While talking heads and pundits bicker and debate on whether or not we are seeing "green shoots" or "green weeds" and if the recession has ended or if the economy will continue to be dogged by rising unemployment, life goes on. The average investor has to decide what to buy and when to buy it. If you are saving for your child's college or your own retirement, you still need to save. If anything, you may need to save more. While inflation will always be a problem in the long term, it should not be your primary focus when choosing where to invest your money. Just Do It, is more than just a clever tag line by Nike, it is a simple solution to get people moving in the right direction. Some people get paralyzed by fear. Fear they are doing the wrong thing, fear they will lose money, fear they are paying too much. As most parents will tell you when reflecting on the life of their children: time flies! If you wait for the right time or the best moment to start saving and investing, that time will likely never come. But your kids will still grow up and want to go to college, and you still will someday quit working and hope you have enough savings to fund your retirement years. So turn off the TV and keep funding your kid's college savings account and your retirement plan. Don't like the Nike slogan? How about this old school pearl of wisdom: If you fail to plan, you plan to fail. Hey, Nike's stock isn't half bad either!
Thursday, July 16, 2009
So here's where we are right now. The stock market is having a great week thanks to earnings surprises from companies like Goldman Sachs, JPMorgan Chase, Google, and IBM. More good news is expected later from General Electric and others. This has kept bad news from CIT from ruining the fun. The market is trying to recover from 4 down weeks, after it's 40% run up from the March lows. Pundits are now seeing the Green Shoots and signs of recovery from this economic crisis and recession that has dogged the world for the past 19 months and counting. Inflation fears have been abated for now as there is a more short term concern of deflation. While inflation could come back, it is not expected to be a problem until 2011 or later. Still, some bears out there are not convinced and are predicting a retest of the March lows, one call for the S&P 500 to drop to 600 and so on. So what does all this mean for the small investor? Stick to your plan. Invest in the areas you need to be in. Monitor your investments and make changes as needed. A long term view is still better than a short term look out the back window. Stay diversified and keep saving. Putting your money under the mattress may make you feel better for a moment, but it will not help you reach your long term goals! You gotta make the call!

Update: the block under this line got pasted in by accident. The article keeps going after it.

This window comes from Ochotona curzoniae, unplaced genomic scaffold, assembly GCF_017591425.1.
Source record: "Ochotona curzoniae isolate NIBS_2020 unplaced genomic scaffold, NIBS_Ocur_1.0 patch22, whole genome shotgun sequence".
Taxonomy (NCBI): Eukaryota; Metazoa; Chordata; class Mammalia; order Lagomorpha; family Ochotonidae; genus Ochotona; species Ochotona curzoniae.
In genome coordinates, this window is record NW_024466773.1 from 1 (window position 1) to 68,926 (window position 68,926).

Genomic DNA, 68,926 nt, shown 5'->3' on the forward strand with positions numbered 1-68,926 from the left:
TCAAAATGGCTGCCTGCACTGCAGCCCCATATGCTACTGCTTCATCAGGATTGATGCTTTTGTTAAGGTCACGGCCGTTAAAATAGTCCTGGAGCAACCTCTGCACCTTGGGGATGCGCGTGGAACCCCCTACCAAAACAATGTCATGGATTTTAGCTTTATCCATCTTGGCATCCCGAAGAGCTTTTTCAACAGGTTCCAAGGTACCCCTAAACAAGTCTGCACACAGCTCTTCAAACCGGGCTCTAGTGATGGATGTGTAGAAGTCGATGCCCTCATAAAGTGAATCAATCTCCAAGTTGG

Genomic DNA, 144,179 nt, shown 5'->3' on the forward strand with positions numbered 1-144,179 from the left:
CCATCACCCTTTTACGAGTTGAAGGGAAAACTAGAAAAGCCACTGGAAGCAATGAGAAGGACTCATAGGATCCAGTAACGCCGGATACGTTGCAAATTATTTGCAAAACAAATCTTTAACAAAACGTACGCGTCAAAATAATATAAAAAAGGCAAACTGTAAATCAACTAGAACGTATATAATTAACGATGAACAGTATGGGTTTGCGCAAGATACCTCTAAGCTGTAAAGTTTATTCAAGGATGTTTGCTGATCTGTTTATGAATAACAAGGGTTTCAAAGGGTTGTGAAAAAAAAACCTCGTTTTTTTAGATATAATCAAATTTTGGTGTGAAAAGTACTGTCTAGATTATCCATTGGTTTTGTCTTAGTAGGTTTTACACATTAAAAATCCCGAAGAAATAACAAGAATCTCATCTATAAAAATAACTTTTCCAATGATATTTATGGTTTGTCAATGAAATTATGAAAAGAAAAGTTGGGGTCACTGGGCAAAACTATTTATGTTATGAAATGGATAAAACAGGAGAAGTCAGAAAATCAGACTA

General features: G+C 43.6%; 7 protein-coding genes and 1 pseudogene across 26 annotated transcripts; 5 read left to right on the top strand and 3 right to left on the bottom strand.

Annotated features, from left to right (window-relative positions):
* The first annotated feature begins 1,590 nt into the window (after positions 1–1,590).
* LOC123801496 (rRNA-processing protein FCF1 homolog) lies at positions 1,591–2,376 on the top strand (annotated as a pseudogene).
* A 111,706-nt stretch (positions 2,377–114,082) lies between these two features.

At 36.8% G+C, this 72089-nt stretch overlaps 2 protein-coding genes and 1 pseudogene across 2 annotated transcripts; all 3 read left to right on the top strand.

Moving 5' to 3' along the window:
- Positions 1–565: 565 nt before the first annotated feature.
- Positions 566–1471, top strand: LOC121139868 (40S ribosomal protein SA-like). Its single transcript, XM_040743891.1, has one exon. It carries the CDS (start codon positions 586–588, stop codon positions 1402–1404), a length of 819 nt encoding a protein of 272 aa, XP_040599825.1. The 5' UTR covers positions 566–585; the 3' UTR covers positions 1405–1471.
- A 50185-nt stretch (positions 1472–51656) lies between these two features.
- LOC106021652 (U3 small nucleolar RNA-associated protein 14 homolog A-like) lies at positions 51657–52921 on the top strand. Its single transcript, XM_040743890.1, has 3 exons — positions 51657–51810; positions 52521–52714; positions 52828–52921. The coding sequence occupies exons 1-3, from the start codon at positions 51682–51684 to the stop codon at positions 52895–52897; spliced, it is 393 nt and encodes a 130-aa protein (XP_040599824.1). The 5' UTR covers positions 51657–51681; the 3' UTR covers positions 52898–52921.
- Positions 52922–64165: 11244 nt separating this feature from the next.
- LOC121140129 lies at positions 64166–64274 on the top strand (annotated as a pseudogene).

Wednesday, July 15, 2009
Another busy week in the markets with more companies reporting earnings and more analysts checking to see if they are better or worse than expected. So far the markets have had 2 up days this week and are trying to break out of this 4 week losing streak. Bank of America and Citibank will be reporting this week, but cannot expect to have the surprise earnings that Goldman Sachs did. I will be posting updates via Twitter as I head off to a sales meeting his morning. Follow me @scottjwheeler or check the Twitter updates on the lower right hand column of this page.
Monday, July 13, 2009
Over the weekend, I read two interesting stories by people who have put themselves on the line and said in all sincerity that the banking crisis is over! First it was the Chairman of Barclays Bank in London who said that the banking crisis is over, but the nasty global recession could go on a while longer. Next up, Donald Luskin, chief investment officer of Trend Macrolytics, who also said in an article posted on Smartmoney, that the banking crisis is over. Luskin goes on to say that while the Obama administration did a wonderful job ending the banking crisis, they did not do so well in other areas. Luskin also thinks that the recession and the bear market is over and investors will have to be skillful in their trades to make money in the markets going forward. Long term investing may be obsolete. Traders will have to buy on the dips and sell in the rallies, he says. Notice he didn't say get out of the market, he just said, be nimble and trade carefully. This has been the manta of investing for all time, buy low and sell high. Everyone has heard that before. The problem for most investors is they don't know when to sell. No one wants to sell a loser and admit they made a mistake. To win in investing you have to be right more times than you are wrong. Sometimes you need to sell to cut your losses and prevent further losses from occurring. Ask your self the question, would I buy this stock today? If not, then why do you want to keep it in your portfolio? What's your next move?
Thursday, July 9, 2009